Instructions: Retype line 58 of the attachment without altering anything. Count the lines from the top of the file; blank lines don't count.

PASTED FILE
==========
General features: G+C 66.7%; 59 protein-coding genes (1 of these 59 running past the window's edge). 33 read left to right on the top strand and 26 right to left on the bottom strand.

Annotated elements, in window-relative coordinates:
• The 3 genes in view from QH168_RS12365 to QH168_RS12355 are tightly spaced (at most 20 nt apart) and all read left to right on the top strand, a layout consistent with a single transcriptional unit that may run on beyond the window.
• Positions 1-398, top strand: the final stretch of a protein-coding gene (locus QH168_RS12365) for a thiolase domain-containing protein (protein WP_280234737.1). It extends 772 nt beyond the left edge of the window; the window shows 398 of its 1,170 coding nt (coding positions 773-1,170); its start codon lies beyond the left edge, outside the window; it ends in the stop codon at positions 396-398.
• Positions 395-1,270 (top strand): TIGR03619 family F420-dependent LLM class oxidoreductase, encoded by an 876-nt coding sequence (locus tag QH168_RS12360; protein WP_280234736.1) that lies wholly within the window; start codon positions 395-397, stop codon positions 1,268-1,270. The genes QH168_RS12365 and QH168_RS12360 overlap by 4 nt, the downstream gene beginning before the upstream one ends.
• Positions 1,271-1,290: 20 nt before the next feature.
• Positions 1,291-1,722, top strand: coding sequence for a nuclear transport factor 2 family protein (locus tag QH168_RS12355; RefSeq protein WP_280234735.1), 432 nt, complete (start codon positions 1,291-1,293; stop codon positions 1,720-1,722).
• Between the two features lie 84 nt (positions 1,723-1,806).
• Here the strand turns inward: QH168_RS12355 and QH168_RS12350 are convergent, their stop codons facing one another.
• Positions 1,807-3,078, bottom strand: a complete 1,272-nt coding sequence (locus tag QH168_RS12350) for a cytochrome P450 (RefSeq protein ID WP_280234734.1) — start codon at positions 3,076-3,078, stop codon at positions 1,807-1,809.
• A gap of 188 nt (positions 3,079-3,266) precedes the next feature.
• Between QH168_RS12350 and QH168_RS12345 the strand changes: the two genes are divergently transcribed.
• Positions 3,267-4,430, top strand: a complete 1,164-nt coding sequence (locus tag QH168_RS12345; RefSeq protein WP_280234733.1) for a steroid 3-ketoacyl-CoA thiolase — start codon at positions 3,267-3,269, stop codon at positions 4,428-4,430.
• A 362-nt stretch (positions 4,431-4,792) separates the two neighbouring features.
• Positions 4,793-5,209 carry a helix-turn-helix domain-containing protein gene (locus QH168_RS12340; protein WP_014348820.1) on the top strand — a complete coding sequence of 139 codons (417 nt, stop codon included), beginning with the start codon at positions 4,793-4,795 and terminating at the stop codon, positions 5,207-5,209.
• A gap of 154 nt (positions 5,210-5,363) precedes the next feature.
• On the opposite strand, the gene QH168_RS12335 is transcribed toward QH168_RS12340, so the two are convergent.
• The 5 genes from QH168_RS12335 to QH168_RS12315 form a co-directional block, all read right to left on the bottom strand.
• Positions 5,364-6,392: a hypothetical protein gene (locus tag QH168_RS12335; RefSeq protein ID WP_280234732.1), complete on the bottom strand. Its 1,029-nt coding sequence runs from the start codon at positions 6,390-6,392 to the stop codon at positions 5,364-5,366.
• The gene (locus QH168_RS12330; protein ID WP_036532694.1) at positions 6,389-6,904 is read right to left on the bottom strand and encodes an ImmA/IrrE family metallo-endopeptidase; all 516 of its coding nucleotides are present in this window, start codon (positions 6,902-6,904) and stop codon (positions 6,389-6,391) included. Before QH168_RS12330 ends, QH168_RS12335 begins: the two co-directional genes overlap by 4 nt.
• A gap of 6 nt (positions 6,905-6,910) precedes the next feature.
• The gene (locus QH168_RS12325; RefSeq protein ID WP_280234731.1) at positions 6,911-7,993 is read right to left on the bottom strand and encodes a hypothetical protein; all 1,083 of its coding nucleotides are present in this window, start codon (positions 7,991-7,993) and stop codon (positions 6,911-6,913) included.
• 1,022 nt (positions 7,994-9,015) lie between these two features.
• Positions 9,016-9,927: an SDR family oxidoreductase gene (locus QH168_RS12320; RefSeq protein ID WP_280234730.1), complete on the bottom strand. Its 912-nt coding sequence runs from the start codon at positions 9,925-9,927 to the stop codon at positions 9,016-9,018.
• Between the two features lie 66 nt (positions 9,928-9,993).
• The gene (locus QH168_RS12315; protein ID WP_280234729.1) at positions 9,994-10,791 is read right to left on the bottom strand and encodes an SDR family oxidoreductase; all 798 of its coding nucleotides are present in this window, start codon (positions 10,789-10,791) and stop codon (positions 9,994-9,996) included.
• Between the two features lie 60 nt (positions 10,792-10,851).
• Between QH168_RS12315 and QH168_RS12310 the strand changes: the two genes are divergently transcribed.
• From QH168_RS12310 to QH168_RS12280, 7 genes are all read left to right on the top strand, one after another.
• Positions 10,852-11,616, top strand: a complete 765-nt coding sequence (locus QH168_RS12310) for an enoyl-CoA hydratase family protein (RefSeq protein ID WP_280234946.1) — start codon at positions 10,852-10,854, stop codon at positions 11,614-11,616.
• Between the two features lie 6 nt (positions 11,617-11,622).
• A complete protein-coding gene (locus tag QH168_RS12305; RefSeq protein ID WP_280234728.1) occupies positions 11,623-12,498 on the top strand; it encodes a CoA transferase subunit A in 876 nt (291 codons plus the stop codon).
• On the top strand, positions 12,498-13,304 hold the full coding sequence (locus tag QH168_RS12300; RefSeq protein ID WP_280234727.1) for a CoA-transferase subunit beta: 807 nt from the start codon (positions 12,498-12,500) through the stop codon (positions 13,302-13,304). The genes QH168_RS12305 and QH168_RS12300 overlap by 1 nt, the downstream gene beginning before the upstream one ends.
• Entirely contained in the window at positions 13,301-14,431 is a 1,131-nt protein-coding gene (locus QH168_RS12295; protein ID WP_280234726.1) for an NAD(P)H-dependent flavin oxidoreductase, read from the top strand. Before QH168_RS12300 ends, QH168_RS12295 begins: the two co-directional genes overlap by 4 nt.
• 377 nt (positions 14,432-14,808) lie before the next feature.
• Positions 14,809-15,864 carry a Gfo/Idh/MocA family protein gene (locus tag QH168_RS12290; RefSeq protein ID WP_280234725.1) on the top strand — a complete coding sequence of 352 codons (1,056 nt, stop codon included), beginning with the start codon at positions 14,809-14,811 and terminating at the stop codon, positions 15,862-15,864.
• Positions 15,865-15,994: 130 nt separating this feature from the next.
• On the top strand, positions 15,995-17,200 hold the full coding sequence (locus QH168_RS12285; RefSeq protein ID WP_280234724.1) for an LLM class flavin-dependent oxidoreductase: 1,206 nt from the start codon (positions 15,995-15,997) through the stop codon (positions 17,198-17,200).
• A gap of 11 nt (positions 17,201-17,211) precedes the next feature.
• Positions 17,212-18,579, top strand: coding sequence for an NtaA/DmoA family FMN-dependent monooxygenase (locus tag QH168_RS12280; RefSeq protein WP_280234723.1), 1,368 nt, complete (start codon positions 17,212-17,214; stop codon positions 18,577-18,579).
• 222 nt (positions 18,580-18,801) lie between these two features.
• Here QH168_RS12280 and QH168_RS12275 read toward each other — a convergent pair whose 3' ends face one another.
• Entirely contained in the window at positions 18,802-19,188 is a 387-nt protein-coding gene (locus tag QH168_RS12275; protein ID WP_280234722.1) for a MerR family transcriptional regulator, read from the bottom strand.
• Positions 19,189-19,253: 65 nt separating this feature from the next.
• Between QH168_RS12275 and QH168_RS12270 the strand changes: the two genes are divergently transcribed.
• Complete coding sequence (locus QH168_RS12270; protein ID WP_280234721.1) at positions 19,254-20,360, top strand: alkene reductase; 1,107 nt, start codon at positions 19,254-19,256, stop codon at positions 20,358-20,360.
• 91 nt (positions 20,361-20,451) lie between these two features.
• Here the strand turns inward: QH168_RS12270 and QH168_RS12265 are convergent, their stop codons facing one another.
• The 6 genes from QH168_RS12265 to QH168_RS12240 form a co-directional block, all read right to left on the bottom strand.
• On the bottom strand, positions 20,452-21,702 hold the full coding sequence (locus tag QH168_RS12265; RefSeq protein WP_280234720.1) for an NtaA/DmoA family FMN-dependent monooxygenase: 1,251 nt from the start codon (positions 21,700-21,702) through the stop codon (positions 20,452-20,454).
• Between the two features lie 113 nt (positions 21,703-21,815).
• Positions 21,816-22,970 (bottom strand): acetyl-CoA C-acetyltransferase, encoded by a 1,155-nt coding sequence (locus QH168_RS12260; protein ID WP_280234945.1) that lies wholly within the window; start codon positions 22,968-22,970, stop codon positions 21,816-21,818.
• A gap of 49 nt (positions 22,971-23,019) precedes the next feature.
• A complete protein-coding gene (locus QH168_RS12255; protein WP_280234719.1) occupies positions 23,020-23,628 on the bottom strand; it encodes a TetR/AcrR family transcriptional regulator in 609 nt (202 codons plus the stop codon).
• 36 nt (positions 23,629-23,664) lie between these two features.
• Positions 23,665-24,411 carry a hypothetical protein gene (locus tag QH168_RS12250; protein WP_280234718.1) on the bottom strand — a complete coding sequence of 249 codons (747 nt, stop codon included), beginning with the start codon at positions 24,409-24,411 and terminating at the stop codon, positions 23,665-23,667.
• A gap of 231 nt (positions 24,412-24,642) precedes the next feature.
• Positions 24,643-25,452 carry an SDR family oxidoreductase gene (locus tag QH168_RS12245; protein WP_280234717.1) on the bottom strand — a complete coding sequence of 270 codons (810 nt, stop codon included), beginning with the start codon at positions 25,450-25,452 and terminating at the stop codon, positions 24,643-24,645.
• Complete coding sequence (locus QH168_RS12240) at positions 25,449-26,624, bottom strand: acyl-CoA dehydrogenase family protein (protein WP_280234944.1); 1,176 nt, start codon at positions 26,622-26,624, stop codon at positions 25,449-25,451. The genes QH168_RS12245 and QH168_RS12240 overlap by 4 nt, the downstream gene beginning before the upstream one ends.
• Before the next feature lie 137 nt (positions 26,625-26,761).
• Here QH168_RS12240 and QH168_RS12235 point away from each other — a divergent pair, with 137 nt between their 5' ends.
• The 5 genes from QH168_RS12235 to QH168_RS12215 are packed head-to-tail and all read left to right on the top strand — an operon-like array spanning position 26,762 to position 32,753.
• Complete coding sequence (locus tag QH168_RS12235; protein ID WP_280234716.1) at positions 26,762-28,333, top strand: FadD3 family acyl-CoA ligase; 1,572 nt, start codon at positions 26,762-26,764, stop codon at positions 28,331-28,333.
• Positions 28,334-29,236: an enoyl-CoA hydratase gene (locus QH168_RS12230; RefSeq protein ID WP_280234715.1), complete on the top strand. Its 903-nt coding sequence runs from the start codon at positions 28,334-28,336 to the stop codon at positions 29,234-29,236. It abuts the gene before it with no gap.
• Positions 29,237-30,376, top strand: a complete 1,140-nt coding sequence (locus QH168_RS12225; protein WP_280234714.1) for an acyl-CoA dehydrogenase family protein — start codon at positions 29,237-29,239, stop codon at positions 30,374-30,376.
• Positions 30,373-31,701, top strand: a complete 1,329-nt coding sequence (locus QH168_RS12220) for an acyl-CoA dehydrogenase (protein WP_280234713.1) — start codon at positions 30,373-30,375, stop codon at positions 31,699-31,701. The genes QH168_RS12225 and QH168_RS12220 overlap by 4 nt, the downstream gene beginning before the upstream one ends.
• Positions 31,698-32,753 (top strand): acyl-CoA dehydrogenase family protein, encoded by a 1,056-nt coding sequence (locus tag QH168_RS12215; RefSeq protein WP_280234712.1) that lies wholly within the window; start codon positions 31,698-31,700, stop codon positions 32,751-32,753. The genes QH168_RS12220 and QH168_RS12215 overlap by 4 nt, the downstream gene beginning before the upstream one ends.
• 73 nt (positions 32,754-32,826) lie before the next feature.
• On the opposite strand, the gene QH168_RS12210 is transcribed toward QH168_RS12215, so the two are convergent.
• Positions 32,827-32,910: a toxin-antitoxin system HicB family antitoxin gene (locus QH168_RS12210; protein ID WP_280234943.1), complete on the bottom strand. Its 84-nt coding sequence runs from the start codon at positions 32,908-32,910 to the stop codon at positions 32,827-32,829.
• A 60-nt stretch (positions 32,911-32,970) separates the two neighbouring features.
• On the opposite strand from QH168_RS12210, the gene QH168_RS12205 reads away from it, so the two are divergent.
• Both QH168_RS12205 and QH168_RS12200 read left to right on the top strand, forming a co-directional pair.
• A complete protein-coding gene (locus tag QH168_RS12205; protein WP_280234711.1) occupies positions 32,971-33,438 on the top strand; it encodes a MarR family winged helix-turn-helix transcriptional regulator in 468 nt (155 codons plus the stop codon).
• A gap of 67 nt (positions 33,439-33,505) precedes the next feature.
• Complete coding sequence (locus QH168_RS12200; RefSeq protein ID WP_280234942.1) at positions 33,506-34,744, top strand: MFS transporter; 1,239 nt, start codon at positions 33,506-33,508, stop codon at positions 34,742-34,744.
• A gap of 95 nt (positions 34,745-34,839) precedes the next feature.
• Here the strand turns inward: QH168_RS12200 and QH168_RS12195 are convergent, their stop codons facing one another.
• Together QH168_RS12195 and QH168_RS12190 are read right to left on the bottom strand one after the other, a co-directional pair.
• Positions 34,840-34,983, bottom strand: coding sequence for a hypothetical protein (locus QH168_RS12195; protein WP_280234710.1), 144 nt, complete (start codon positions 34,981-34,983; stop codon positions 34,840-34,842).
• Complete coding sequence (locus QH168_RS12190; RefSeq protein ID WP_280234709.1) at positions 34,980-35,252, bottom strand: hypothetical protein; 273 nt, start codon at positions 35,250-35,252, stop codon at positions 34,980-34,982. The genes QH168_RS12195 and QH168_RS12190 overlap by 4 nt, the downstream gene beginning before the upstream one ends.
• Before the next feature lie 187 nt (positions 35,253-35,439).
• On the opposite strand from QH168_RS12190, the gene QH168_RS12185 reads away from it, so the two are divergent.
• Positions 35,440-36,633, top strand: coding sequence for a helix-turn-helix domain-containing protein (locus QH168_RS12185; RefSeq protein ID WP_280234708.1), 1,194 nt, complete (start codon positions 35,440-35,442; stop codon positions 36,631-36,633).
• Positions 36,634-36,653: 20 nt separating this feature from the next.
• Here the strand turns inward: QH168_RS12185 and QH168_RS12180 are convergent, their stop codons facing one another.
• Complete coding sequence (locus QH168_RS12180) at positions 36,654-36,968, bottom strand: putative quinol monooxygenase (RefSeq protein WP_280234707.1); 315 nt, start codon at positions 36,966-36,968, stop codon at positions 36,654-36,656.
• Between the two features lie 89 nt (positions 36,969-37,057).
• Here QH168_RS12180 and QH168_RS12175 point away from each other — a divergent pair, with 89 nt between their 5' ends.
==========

• Positions 24,643-25,452 carry an SDR family oxidoreductase gene (locus tag QH168_RS12245; protein WP_280234717.1) on the bottom strand — a complete coding sequence of 270 codons (810 nt, stop codon included), beginning with the start codon at positions 25,450-25,452 and terminating at the stop codon, positions 24,643-24,645.